2. Update Your Resume You’re actually in a good position in that it’s much easier to find a job while you have a job (even if you’ve been demoted). So if you’re feeling at a dead-end, now would be the time to start looking for new opportunities—which means an updated resume is crucial.

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How to Respond to a Demotion

3. Remember That You’re Still  Competent and Qualified Your self-worth is not your net worth. Or your job title. Take a minute to write down all your professional strengths or accomplishments over the last year or so. Don’t give yourself a hard time. You’ll be able to tackle this situation head-on if you cut yourself some slack.

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How to Respond to a Demotion

4. Consider Whether You Want to Try to Climb Back Up If you’re facing a performance-based demotion, chances are you’ll probably want to start fresh at a new company. But what if the feedback you receive makes you realize that you do have room to improve?

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How To Handle A Demotion

1. Get Support Getting a demotion can hurt your confidence and make you feel unappreciated and undervalued. It can make you question the quality of your work, your office relationships, and the future you want for your career. It's a whole mix of emotions and our first piece of advice is to lean in to all that pain.

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How To Handle A Demotion

Yes, lean into the hard emotions so you can acknowledge them and start to work through them. That might include close friends and family, therapy, or even working with a career coach.

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How To Handle A Demotion

2. Reflect On What Happened You asked for some feedback on what led to this decision and collected any additional information your employer could share. Now we want to assess what happened and any role you played in the decision. If you were demoted because of poor performance, you'll want to ask more detailed questions about what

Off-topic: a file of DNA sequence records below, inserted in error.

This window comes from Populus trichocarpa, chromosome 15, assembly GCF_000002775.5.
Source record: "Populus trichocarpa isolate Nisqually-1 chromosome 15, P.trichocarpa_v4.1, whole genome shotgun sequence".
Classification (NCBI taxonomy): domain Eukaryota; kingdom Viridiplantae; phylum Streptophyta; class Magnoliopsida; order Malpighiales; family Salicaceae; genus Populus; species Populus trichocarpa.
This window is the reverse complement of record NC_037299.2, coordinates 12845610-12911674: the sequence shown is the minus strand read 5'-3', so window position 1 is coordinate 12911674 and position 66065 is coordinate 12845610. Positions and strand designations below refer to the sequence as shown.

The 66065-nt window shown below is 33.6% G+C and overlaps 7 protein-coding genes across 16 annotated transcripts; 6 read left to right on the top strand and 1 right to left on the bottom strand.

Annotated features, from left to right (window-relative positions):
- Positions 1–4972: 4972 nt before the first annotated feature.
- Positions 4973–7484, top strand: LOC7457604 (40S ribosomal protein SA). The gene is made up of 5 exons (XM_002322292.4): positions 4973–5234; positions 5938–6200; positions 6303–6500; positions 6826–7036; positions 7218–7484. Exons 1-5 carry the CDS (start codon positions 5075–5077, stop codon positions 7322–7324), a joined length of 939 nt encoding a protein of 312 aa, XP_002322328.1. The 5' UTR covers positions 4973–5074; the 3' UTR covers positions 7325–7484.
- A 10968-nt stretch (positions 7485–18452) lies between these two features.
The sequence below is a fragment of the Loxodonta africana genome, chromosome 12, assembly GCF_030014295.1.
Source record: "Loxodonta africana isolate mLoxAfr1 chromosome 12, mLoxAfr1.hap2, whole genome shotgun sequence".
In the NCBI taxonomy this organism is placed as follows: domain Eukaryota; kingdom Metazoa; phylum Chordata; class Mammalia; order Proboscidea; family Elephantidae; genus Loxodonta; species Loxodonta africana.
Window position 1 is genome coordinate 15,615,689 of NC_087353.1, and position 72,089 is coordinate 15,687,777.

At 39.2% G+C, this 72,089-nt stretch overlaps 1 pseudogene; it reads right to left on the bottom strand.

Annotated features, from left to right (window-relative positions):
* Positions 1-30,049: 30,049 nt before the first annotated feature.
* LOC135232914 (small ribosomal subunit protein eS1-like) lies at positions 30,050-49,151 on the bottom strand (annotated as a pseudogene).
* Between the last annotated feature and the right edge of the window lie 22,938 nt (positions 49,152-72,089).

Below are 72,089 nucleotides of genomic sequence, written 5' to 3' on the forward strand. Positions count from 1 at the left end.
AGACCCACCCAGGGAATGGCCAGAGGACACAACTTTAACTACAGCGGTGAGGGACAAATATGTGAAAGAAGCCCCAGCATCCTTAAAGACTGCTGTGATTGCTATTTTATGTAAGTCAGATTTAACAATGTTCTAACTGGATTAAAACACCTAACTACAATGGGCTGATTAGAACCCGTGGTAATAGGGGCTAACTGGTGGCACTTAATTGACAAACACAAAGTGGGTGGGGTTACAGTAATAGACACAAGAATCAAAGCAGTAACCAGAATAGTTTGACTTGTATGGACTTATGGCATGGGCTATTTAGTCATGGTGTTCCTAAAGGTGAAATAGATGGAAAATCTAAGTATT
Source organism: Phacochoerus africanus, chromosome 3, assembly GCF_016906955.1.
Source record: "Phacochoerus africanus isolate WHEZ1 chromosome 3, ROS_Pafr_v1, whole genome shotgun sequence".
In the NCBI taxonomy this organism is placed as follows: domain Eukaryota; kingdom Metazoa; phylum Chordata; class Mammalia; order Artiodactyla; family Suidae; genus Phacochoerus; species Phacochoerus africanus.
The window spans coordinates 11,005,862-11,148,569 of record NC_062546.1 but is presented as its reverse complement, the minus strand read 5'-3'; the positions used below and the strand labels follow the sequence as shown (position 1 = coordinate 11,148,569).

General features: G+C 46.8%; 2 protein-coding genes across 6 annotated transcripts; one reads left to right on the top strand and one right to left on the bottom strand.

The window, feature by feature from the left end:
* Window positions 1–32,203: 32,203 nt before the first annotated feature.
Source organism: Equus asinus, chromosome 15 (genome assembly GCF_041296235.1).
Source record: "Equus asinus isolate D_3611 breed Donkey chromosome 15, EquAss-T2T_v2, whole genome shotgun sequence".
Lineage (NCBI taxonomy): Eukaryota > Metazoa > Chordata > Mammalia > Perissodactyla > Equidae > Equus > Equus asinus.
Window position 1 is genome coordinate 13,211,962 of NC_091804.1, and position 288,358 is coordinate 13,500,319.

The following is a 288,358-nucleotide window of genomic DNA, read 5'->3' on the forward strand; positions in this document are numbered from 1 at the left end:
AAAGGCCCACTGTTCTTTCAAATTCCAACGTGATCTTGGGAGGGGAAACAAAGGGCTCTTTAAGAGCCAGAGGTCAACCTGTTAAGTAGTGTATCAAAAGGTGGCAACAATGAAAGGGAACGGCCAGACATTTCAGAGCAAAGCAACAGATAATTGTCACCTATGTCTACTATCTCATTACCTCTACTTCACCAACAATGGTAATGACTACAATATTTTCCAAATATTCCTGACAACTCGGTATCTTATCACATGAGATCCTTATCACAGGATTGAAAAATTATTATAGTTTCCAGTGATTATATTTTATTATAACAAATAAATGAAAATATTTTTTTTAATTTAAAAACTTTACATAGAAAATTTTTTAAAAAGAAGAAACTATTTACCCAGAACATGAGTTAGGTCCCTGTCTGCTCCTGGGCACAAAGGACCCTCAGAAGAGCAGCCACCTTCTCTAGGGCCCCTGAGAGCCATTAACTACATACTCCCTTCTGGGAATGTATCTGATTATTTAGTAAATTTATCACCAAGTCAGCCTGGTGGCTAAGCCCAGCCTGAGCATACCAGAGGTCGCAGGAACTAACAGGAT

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How To Handle A Demotion

improvement they would like to see and by when. You might want to ask your peers for feedback on your work. Learning how to give and receive effective feedback will help you edit your behavior, work, and communication moving forward.

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How To Handle A Demotion

3. Create a Plan The next thing you'll want to do is create a plan with your manager on what happens next. How does management plan on communicating or sharing your demotion news with others? What's your new job title and what are your responsibilities? Can you get a new or updated job description? Does your 

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How To Handle A Demotion

manager already have a transition plan in place or is that something you two will create together?

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How To Handle A Demotion

4. Strategize For Your Future Instead of viewing your demotion as the end of your career, look at it as an opportunity to strengthen your skills or fill a skills gap.  Create some goals to help you improve your performance and edit the way you've worked in the past for the better. And most of all, use this as an 

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How To Handle A Demotion

opportunity to think about your future and where you want to take your career.